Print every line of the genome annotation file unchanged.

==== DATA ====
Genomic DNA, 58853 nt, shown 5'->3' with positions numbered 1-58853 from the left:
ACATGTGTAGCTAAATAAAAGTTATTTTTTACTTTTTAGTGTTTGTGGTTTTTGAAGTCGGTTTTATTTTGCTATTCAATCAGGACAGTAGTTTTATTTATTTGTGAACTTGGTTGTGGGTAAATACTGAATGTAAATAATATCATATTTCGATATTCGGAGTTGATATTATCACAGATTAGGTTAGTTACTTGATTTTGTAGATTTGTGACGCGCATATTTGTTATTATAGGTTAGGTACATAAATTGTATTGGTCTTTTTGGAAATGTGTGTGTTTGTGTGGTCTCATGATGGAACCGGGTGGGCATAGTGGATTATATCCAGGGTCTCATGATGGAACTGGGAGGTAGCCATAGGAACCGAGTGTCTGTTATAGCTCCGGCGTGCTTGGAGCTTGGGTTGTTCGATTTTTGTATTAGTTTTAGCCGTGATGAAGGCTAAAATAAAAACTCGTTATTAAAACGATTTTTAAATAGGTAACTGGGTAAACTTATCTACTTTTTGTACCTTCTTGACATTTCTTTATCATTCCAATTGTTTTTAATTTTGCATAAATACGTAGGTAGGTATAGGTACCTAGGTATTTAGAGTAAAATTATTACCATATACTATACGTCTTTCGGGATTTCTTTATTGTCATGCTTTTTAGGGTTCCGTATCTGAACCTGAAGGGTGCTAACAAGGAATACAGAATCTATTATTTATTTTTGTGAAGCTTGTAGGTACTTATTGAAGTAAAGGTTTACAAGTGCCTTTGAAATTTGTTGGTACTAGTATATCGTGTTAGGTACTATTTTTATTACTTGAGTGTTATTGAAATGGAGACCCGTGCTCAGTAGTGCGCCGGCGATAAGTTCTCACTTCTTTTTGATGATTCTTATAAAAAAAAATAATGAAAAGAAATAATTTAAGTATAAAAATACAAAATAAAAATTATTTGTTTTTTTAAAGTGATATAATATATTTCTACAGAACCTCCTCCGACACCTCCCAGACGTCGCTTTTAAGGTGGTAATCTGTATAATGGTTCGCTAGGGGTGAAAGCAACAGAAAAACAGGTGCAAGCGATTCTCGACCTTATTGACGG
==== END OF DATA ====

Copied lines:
Genomic DNA, 58853 nt, shown 5'->3' with positions numbered 1-58853 from the left:
ACATGTGTAGCTAAATAAAAGTTATTTTTTACTTTTTAGTGTTTGTGGTTTTTGAAGTCGGTTTTATTTTGCTATTCAATCAGGACAGTAGTTTTATTTATTTGTGAACTTGGTTGTGGGTAAATACTGAATGTAAATAATATCATATTTCGATATTCGGAGTTGATATTATCACAGATTAGGTTAGTTACTTGATTTTGTAGATTTGTGACGCGCATATTTGTTATTATAGGTTAGGTACATAAATTGTATTGGTCTTTTTGGAAATGTGTGTGTTTGTGTGGTCTCATGATGGAACCGGGTGGGCATAGTGGATTATATCCAGGGTCTCATGATGGAACTGGGAGGTAGCCATAGGAACCGAGTGTCTGTTATAGCTCCGGCGTGCTTGGAGCTTGGGTTGTTCGATTTTTGTATTAGTTTTAGCCGTGATGAAGGCTAAAATAAAAACTCGTTATTAAAACGATTTTTAAATAGGTAACTGGGTAAACTTATCTACTTTTTGTACCTTCTTGACATTTCTTTATCATTCCAATTGTTTTTAATTTTGCATAAATACGTAGGTAGGTATAGGTACCTAGGTATTTAGAGTAAAATTATTACCATATACTATACGTCTTTCGGGATTTCTTTATTGTCATGCTTTTTAGGGTTCCGTATCTGAACCTGAAGGGTGCTAACAAGGAATACAGAATCTATTATTTATTTTTGTGAAGCTTGTAGGTACTTATTGAAGTAAAGGTTTACAAGTGCCTTTGAAATTTGTTGGTACTAGTATATCGTGTTAGGTACTATTTTTATTACTTGAGTGTTATTGAAATGGAGACCCGTGCTCAGTAGTGCGCCGGCGATAAGTTCTCACTTCTTTTTGATGATTCTTATAAAAAAAAATAATGAAAAGAAATAATTTAAGTATAAAAATACAAAATAAAAATTATTTGTTTTTTTAAAGTGATATAATATATTTCTACAGAACCTCCTCCGACACCTCCCAGACGTCGCTTTTAAGGTGGTAATCTGTATAATGGTTCGCTAGGGGTGAAAGCAACAGAAAAACAGGTGCAAGCGATTCTCGACCTTATTGACGG